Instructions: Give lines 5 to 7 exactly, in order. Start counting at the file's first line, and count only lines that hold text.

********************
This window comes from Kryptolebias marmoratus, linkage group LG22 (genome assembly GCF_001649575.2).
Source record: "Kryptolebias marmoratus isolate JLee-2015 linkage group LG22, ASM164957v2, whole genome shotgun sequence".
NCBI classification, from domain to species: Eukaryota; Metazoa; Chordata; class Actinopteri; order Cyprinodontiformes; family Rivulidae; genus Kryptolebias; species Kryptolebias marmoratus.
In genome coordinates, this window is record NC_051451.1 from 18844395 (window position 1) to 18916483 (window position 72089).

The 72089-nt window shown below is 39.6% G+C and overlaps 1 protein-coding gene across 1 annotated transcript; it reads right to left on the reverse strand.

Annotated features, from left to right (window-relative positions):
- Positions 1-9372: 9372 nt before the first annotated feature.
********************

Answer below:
The 72089-nt window shown below is 39.6% G+C and overlaps 1 protein-coding gene across 1 annotated transcript; it reads right to left on the reverse strand.

Annotated features, from left to right (window-relative positions):
- Positions 1-9372: 9372 nt before the first annotated feature.